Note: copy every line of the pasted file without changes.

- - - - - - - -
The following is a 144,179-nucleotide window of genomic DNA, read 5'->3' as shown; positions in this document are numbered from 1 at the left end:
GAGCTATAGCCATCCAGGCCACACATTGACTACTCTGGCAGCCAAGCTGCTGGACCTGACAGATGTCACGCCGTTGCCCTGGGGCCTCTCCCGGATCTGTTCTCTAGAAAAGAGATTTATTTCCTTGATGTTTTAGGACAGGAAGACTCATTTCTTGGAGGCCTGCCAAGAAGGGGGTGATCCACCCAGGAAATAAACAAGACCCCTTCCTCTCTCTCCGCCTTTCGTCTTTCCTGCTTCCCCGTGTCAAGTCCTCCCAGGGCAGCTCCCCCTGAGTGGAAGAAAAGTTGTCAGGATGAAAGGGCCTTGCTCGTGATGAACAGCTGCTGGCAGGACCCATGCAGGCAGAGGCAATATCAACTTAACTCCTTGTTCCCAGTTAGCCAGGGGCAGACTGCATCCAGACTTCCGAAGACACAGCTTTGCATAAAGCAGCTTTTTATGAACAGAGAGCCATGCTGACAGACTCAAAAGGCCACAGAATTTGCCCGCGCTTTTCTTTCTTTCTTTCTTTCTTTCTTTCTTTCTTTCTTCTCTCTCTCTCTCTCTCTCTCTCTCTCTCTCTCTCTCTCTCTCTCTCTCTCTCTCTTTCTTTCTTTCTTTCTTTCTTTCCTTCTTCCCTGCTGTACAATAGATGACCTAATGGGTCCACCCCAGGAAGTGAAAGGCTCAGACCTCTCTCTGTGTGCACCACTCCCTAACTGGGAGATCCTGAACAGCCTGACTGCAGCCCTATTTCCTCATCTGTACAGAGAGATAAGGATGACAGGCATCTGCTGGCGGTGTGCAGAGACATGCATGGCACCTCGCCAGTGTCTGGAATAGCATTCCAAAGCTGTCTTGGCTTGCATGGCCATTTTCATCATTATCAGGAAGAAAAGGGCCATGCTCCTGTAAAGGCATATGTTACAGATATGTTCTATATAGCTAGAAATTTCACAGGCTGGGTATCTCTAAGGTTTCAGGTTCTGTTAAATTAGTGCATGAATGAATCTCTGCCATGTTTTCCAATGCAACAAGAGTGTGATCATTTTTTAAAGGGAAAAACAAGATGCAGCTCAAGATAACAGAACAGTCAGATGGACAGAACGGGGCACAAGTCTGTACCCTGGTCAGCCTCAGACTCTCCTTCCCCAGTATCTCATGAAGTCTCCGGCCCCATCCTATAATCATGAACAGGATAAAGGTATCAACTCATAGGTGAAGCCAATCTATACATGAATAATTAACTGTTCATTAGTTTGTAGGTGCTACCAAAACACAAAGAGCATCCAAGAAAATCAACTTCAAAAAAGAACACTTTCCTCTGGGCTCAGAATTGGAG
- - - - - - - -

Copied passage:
The following is a 144,179-nucleotide window of genomic DNA, read 5'->3' as shown; positions in this document are numbered from 1 at the left end:
GAGCTATAGCCATCCAGGCCACACATTGACTACTCTGGCAGCCAAGCTGCTGGACCTGACAGATGTCACGCCGTTGCCCTGGGGCCTCTCCCGGATCTGTTCTCTAGAAAAGAGATTTATTTCCTTGATGTTTTAGGACAGGAAGACTCATTTCTTGGAGGCCTGCCAAGAAGGGGGTGATCCACCCAGGAAATAAACAAGACCCCTTCCTCTCTCTCCGCCTTTCGTCTTTCCTGCTTCCCCGTGTCAAGTCCTCCCAGGGCAGCTCCCCCTGAGTGGAAGAAAAGTTGTCAGGATGAAAGGGCCTTGCTCGTGATGAACAGCTGCTGGCAGGACCCATGCAGGCAGAGGCAATATCAACTTAACTCCTTGTTCCCAGTTAGCCAGGGGCAGACTGCATCCAGACTTCCGAAGACACAGCTTTGCATAAAGCAGCTTTTTATGAACAGAGAGCCATGCTGACAGACTCAAAAGGCCACAGAATTTGCCCGCGCTTTTCTTTCTTTCTTTCTTTCTTTCTTTCTTTCTTTCTTCTCTCTCTCTCTCTCTCTCTCTCTCTCTCTCTCTCTCTCTCTCTCTCTCTCTCTCTTTCTTTCTTTCTTTCTTTCTTTCCTTCTTCCCTGCTGTACAATAGATGACCTAATGGGTCCACCCCAGGAAGTGAAAGGCTCAGACCTCTCTCTGTGTGCACCACTCCCTAACTGGGAGATCCTGAACAGCCTGACTGCAGCCCTATTTCCTCATCTGTACAGAGAGATAAGGATGACAGGCATCTGCTGGCGGTGTGCAGAGACATGCATGGCACCTCGCCAGTGTCTGGAATAGCATTCCAAAGCTGTCTTGGCTTGCATGGCCATTTTCATCATTATCAGGAAGAAAAGGGCCATGCTCCTGTAAAGGCATATGTTACAGATATGTTCTATATAGCTAGAAATTTCACAGGCTGGGTATCTCTAAGGTTTCAGGTTCTGTTAAATTAGTGCATGAATGAATCTCTGCCATGTTTTCCAATGCAACAAGAGTGTGATCATTTTTTAAAGGGAAAAACAAGATGCAGCTCAAGATAACAGAACAGTCAGATGGACAGAACGGGGCACAAGTCTGTACCCTGGTCAGCCTCAGACTCTCCTTCCCCAGTATCTCATGAAGTCTCCGGCCCCATCCTATAATCATGAACAGGATAAAGGTATCAACTCATAGGTGAAGCCAATCTATACATGAATAATTAACTGTTCATTAGTTTGTAGGTGCTACCAAAACACAAAGAGCATCCAAGAAAATCAACTTCAAAAAAGAACACTTTCCTCTGGGCTCAGAATTGGAG